We are still on the Great Orme at Llandudno, but this time we travelled back almost 4000 years to the Bronze Age copper mine near the summit. This isn’t on the Welsh 100 list but we think it should be. In 1986 the local council approved a scheme to landscape the derelict site full of spoil from Victorian mine workings. But before they started a survey was conducted to check the safety of the area. What they found was equally unexpected and spectacular. Underneath the piles of rock of soil heaps was a labyrinth of early mine passages dating back to the Bronze Age. Archeologists and covers have cleared and surveyed over 6km of passages in nine levels, but they think there could be as much as another 10km of tunnels still waiting to the discovered. Mind boggling at the very least. And a must for everyone to visit. The photos don’t really give justice to this massive undertaking.
It has been estimated that 1,800 tonnes of copper ore were mined out of the Great Orme, most likely to be smelted down and alloyed with tin to make bronze, a harder and more practical metal. The tin would have been from Cornwall, pointing to a strong trading culture within Britain at the time. Volcanic stones from the beach were used as hammers, then animal bones would have been used for more detailed work. It has been estimated that this amount of copper would be enough to produce 10 million bronze axes. Now that is a phenomenal volume. All dug out using bones and stones.
It is thought that supply from these mines might have outstripped demand domestically, and international trade would have been commonplace. By the Iron Age, a few hundred years BC, copper ore mining appears to have come to a stop at the Great Orme. The Romans, too, appear not to have been interested.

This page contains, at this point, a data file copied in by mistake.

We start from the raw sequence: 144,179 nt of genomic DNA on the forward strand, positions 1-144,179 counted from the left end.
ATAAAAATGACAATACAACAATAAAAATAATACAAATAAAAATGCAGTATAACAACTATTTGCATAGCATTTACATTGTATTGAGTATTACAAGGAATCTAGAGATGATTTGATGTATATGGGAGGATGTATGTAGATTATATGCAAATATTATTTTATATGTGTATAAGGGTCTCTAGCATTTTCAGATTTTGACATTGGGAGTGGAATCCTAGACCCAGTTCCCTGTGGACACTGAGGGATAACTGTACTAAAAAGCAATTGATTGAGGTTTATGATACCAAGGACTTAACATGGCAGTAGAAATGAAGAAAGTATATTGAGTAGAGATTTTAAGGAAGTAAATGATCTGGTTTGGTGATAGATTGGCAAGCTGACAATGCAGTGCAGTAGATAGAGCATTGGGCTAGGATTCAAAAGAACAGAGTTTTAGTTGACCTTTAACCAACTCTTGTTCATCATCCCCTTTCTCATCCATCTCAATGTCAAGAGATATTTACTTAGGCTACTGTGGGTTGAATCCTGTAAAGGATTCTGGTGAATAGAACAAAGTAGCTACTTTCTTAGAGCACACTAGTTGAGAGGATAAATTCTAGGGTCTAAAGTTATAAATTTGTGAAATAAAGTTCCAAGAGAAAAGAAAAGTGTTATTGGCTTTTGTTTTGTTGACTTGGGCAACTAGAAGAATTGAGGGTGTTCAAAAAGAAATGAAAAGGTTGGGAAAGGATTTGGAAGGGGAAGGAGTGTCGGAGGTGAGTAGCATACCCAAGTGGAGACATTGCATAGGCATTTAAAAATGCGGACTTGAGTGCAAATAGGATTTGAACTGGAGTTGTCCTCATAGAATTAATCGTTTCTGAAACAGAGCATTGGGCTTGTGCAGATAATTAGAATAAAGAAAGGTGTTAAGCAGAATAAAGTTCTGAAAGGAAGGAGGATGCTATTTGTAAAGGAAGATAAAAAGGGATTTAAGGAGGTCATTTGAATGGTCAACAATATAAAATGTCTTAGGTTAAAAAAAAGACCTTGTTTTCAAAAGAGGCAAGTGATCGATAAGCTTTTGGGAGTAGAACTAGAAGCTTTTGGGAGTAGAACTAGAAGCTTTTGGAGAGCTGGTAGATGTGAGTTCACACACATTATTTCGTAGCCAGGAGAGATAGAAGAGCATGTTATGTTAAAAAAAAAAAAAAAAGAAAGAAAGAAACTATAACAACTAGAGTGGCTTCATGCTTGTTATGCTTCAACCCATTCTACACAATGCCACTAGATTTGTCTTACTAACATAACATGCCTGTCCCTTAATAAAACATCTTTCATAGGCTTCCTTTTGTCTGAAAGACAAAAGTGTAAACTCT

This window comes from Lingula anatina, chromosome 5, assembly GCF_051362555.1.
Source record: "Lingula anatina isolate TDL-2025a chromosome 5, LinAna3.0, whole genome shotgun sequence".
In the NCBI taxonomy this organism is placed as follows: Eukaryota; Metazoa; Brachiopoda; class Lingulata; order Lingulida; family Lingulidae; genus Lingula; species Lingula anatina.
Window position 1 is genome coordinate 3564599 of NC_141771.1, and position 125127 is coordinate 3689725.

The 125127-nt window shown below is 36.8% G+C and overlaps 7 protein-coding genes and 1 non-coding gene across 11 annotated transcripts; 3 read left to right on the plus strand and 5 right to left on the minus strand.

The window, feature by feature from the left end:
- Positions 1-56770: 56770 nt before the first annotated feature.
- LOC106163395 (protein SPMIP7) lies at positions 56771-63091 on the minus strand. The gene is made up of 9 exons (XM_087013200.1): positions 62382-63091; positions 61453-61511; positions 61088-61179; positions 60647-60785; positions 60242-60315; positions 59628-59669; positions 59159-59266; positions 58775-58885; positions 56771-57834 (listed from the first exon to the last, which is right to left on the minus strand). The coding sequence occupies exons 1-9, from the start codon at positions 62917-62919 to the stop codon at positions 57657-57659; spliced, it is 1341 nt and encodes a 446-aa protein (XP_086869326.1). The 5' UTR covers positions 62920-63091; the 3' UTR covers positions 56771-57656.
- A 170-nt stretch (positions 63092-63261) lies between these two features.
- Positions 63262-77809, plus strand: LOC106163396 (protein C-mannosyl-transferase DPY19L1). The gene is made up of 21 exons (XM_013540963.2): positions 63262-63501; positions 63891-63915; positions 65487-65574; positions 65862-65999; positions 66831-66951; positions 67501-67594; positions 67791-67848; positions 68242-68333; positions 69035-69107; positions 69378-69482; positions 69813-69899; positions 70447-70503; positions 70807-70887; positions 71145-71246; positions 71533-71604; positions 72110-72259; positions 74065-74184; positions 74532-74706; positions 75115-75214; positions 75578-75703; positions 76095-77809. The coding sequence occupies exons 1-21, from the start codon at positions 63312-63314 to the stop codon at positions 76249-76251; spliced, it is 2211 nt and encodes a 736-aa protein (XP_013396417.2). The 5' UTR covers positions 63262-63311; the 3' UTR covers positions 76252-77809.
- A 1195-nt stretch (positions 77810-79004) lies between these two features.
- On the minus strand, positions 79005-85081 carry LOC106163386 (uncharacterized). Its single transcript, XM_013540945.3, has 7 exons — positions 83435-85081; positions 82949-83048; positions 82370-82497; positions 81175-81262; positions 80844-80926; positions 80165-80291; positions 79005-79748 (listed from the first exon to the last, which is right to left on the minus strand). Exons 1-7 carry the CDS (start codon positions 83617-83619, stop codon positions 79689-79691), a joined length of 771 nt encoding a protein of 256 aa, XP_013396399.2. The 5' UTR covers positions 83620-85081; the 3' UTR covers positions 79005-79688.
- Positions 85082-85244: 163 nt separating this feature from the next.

Bone tools – The neutral to alkaline conditions at the mine site and within the spoil tips help to preserve bone material, much of which is discoloured blue/green by impregnation of the copper carbonates solutions present in the ground water, or blackened by manganese solutions in the ground water. A marked proportion of these bone fragments exhibit wear and fracturing consistent with use as primitive scrapers, chisels and gouges to remove the rotted dolomitized host rock around the ore bearing material.
Stone tools – Over two thousand stone hammers/mauls have so far been identified. Typically ovoid in shape, and between 20kg to 29kg in weight, most are pebbles of igneous types common to local beaches. Wear patterns on the surfaces suggest a crushing or pound action taking place, and generally there is a low degree of modification for hafting.
It wasn’t until 1692 AD that mining started once more. Technology allowed water to be pumped out of the mines from a much lower depth than was possible in the Bronze Age. The copper produced was of very high quality. In the 18th and 19th centuries copper was highly in demand for the cladding of the bottoms of Britain’s wooden ships, including those of the Royal Navy. By the middle of the 19th century, ships were being made of iron and the demand for copper diminished. There was also competition from cheaper foreign copper ores.
The Great Orme copper mines began to decline c.1849, but continued to produce more than 1,000 tons of ore per annum until 1861. The final mining lease was given up in 1881.